Important Update on Rail Safety Issues
Fatigue Management Guidelines
Last year ONRSR released a Draft Fatigue Management Guideline which recommended a so-called “risk management approach” to fatigue on rail networks.
The draft guideline stated:
“By using the principles (of rest and recovery) to manage the likelihood of fatigue, it is possible to design a schedule whereby a higher level of fatigue risk is tolerated for one or two principles, providing that the principles are balanced by of lower fatigue-risk options for other principles.
“For example, if for operational reasons it is necessary to schedule a long work shift, even though it represents a high fatigue likelihood factor, the higher fatigue risk may be offset by ensuring that the schedule involves low risk factors on other characteristics.” (p.11)
At the time, they wanted to remove maximum shift lengths in the legislation and instead allow operators to determine fatigue based just on this matrix in their guideline.
After a year long battle on this issue, ONRSR has now informed us that although they will continue with a Fatigue Management Guideline, they will NOT remove the maximum shift lengths in the legislation. This is exactly what we wanted!!!
Definition of Rail Safety Workers
ONRSR recently advised the RTBU that it had received legal advice to say people who work on rail networks but are employed by third parties not under the ‘management or control of a rail operator are NOT Rail Safety Workers. ONRSR said that an example of an employee who would no longer be considered a RSW under the new definition would be a council-employed gardener who was required to mow grass on a light rail corridor.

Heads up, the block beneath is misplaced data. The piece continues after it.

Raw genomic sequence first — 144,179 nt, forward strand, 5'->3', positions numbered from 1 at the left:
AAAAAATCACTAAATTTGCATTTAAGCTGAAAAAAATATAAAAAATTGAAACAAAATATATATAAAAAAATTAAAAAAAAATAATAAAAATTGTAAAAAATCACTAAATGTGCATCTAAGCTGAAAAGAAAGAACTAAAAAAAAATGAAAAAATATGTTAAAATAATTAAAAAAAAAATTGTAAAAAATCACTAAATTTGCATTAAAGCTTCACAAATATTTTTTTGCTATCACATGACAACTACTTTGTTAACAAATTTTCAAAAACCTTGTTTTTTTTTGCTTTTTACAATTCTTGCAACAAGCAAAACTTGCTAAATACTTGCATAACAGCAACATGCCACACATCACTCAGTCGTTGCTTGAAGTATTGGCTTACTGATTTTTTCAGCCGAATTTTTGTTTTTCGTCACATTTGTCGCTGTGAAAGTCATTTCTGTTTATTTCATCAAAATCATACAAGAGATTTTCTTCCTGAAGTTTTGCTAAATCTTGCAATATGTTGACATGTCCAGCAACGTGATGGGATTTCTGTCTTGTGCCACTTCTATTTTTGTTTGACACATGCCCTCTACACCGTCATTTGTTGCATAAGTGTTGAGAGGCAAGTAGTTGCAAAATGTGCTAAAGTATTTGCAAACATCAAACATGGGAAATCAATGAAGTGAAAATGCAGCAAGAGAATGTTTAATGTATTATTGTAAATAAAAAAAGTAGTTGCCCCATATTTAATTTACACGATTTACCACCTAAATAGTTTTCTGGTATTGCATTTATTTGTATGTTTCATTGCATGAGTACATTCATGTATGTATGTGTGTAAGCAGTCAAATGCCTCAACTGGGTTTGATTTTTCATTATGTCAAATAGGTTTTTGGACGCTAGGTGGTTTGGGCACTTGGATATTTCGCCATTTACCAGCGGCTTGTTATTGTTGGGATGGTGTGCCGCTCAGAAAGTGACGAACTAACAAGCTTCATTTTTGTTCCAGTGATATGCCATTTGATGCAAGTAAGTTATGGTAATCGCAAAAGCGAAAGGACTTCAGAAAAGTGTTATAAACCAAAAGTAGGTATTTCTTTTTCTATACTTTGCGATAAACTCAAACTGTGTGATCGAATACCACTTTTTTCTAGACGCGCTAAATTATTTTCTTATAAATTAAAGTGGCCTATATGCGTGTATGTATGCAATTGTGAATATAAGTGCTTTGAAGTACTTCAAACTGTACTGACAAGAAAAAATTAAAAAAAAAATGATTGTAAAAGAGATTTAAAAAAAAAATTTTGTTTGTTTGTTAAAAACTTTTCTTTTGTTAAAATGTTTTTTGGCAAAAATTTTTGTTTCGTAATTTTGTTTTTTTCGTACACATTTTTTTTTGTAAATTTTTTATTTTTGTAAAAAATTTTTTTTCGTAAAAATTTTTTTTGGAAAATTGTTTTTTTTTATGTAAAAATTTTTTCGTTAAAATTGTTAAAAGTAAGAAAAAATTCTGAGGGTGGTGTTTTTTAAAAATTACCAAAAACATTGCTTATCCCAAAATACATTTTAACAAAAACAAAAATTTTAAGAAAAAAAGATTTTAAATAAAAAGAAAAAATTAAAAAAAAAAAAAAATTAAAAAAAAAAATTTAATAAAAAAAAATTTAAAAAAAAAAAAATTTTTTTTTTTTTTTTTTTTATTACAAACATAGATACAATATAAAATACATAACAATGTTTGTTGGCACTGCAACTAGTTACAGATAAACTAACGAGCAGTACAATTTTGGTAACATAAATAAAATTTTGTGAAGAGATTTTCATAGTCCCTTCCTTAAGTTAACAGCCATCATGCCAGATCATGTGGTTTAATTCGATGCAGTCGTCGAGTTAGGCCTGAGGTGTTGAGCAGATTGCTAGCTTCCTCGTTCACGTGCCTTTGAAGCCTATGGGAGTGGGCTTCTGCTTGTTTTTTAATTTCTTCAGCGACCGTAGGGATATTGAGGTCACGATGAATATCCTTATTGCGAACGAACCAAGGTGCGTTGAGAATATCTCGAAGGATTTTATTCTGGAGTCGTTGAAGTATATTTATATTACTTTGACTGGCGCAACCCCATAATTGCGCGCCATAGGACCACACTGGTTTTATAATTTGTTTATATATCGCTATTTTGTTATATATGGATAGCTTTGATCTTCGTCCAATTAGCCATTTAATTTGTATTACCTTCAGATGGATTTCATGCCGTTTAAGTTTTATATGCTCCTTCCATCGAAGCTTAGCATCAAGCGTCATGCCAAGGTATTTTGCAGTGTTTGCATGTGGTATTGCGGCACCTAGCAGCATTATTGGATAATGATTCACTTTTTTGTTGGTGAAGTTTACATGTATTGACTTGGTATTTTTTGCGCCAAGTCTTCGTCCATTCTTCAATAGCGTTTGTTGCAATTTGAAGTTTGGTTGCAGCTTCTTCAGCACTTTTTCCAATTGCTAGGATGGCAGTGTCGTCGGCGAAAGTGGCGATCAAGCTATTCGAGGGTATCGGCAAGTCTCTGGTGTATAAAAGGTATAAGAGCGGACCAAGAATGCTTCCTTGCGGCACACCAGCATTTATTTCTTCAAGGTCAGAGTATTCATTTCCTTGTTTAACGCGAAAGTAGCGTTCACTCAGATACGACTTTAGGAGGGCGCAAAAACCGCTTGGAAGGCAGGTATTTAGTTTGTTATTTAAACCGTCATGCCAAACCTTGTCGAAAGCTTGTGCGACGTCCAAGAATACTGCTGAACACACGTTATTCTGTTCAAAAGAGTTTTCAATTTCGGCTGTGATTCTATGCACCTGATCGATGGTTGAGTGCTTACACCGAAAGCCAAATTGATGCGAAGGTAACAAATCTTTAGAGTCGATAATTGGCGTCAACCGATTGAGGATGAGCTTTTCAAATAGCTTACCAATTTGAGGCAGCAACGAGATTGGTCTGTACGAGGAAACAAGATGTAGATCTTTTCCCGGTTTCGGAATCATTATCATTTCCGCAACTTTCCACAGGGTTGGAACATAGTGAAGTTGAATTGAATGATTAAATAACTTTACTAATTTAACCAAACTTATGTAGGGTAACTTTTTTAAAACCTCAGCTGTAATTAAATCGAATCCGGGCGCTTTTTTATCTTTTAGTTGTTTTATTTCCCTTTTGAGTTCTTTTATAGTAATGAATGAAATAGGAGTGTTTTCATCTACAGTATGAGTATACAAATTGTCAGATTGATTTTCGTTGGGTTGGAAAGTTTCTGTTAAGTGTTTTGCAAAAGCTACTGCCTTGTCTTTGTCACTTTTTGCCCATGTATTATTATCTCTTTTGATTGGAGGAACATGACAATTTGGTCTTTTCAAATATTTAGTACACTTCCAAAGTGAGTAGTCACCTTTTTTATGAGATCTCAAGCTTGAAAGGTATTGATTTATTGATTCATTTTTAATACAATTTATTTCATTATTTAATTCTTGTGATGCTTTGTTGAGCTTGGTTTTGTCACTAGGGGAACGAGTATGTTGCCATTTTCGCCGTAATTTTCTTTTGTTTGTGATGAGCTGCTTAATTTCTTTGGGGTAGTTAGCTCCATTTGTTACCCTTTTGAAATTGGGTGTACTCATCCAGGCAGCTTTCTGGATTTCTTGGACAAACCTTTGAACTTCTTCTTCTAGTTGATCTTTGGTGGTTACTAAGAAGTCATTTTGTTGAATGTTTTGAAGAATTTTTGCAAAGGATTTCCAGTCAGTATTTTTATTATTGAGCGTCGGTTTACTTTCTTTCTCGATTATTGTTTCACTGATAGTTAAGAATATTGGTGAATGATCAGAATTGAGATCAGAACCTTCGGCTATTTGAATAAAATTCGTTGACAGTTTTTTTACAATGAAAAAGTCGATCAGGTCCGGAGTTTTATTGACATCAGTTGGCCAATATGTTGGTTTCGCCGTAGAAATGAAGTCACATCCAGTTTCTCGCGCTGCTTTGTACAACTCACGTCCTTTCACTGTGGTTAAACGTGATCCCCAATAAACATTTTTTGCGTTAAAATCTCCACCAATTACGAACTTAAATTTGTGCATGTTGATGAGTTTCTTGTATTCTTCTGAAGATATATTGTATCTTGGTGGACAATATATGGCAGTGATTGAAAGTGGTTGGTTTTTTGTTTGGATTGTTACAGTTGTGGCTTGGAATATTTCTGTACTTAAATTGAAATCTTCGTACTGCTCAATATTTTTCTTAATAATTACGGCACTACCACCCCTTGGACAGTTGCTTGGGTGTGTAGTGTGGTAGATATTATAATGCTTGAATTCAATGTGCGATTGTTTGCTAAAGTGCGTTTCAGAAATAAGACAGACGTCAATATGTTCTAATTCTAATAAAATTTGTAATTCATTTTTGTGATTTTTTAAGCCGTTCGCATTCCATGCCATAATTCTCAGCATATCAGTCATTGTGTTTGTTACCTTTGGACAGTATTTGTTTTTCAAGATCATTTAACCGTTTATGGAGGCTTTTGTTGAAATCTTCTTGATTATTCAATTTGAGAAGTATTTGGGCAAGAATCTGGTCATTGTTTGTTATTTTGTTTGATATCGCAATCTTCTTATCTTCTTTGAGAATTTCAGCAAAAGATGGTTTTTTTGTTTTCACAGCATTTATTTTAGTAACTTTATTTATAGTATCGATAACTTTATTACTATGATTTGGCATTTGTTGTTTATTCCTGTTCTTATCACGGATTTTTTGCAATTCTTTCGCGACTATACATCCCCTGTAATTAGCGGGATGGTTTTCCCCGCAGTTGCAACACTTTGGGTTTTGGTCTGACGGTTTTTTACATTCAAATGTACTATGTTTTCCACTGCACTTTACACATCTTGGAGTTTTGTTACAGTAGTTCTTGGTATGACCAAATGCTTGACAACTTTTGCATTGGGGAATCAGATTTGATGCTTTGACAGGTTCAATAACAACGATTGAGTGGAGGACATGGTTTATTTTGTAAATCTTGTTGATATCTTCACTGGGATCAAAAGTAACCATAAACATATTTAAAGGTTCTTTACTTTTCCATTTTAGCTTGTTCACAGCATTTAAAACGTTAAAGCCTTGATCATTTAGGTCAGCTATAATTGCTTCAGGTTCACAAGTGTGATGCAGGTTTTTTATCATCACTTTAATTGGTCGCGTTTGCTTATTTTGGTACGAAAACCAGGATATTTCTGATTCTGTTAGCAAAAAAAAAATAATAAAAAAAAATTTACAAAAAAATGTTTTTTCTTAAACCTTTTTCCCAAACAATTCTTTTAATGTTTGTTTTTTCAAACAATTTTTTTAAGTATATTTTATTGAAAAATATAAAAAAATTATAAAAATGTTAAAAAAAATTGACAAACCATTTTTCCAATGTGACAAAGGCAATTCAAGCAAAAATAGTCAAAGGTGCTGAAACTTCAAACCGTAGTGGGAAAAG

The RTBU was concerned that ONRSR’s new definition could undermine rail safety standards, and leave workers exposed. Although they may be technically correct from a legislative perspective, this is no reason to diminish safety standards.
After consultation with the RTBU, ONRSR has agreed to redraft its guidelines to highlight that there is no change to the duties owed to such people by rail operators, and that operators will still be required to put adequate controls in place to protect such workers.
Therefore, the only difference will be that such workers will not be RSW and will therefore not need to hold a RIW card. They will however be owed the same duties by rail operators and need appropriate controls to keep them safe.
The RTBU will be keeping a close eye on the draft guideline to make sure that it is made clear that the controls operators need to provide compensate for these workers not having RIW cards and the associated training.
In-cab Recording Devices
Thank you to all RTBU members who took action to prevent the mandatory use in-cab recording devices in train cabins.
ONRSR has taken its proposal to make in-cab audio and video monitoring system mandatory on the Australian rail network off the table following a meeting of State and Territory Transport Ministers.
We now have an opportunity to work constructively with ONRSR to develop a new set of rules for in-cab recording. Our starting point is that there must be:
- no live feeds of data;
- no employer access to recordings for disciplinary purposes; and
- any exceptions to these rules can only be made through negotiations with workers
Let’s be clear: we are, and always will be, opposed to the presence of in-cab video and recording devices. But it is also vital that legal safeguards are put in place to ensure that workers are protected if and when in-cab recording devices are put in place. We say this because technically there is nothing in the law that is currently stopping operators forcing them on us. And if we do achieve agreement, we can make sure the law limits in-cab recording to what we want and not what operators want.
We understand how much this issue means to members. It is one that we all are passionate about, and we continue fighting to make sure we get the best outcome for all rail workers.